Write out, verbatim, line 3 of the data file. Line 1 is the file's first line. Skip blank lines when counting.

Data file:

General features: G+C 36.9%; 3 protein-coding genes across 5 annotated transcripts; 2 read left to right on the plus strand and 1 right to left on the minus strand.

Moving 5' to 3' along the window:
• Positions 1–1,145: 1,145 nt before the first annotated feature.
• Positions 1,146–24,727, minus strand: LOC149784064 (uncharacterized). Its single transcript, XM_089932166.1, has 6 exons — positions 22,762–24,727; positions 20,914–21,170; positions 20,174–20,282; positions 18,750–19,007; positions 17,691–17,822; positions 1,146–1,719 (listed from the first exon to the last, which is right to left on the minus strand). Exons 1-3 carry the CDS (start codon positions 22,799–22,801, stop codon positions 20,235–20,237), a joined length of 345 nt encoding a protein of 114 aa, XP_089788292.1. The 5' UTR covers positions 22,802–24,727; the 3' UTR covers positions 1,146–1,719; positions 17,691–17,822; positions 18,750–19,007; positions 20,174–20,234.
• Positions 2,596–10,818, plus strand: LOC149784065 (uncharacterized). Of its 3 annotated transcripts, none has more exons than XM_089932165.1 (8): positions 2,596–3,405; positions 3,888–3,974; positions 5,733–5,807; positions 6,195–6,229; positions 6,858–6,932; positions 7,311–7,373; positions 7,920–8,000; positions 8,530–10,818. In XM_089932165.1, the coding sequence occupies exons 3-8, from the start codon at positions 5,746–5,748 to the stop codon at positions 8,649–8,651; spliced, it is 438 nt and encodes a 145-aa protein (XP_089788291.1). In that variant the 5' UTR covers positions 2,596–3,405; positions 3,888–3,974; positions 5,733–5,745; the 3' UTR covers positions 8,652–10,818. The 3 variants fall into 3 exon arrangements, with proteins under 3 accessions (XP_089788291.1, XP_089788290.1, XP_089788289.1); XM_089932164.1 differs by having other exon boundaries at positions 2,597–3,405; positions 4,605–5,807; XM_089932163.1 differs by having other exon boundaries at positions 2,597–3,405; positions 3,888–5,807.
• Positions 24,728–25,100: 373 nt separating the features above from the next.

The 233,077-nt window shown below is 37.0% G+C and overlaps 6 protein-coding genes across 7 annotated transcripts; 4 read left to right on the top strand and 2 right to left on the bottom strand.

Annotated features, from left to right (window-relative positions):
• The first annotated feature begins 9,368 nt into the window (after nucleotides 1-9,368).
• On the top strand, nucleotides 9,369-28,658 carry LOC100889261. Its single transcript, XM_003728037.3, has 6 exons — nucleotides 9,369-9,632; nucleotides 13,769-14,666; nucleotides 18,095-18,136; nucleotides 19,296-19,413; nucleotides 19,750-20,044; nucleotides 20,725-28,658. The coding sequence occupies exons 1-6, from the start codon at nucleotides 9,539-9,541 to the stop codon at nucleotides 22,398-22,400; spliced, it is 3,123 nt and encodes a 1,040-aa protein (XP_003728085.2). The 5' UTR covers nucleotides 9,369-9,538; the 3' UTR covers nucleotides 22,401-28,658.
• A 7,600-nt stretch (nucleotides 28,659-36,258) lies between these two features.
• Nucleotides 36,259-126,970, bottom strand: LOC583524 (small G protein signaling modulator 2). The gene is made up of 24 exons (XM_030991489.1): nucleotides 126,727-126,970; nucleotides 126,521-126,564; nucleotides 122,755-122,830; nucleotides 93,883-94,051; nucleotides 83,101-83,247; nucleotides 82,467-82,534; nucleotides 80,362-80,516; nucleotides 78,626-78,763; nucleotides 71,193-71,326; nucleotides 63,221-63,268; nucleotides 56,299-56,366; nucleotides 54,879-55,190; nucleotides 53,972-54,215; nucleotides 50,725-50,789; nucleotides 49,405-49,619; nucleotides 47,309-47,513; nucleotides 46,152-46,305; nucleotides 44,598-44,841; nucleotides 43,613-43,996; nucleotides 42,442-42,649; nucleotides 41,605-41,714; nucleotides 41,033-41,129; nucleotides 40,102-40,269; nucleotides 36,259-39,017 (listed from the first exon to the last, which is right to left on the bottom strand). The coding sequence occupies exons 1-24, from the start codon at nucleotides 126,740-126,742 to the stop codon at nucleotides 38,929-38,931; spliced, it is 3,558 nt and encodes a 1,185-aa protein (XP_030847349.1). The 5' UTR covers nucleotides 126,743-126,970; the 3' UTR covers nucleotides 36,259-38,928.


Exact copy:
• Positions 1–1,145: 1,145 nt before the first annotated feature.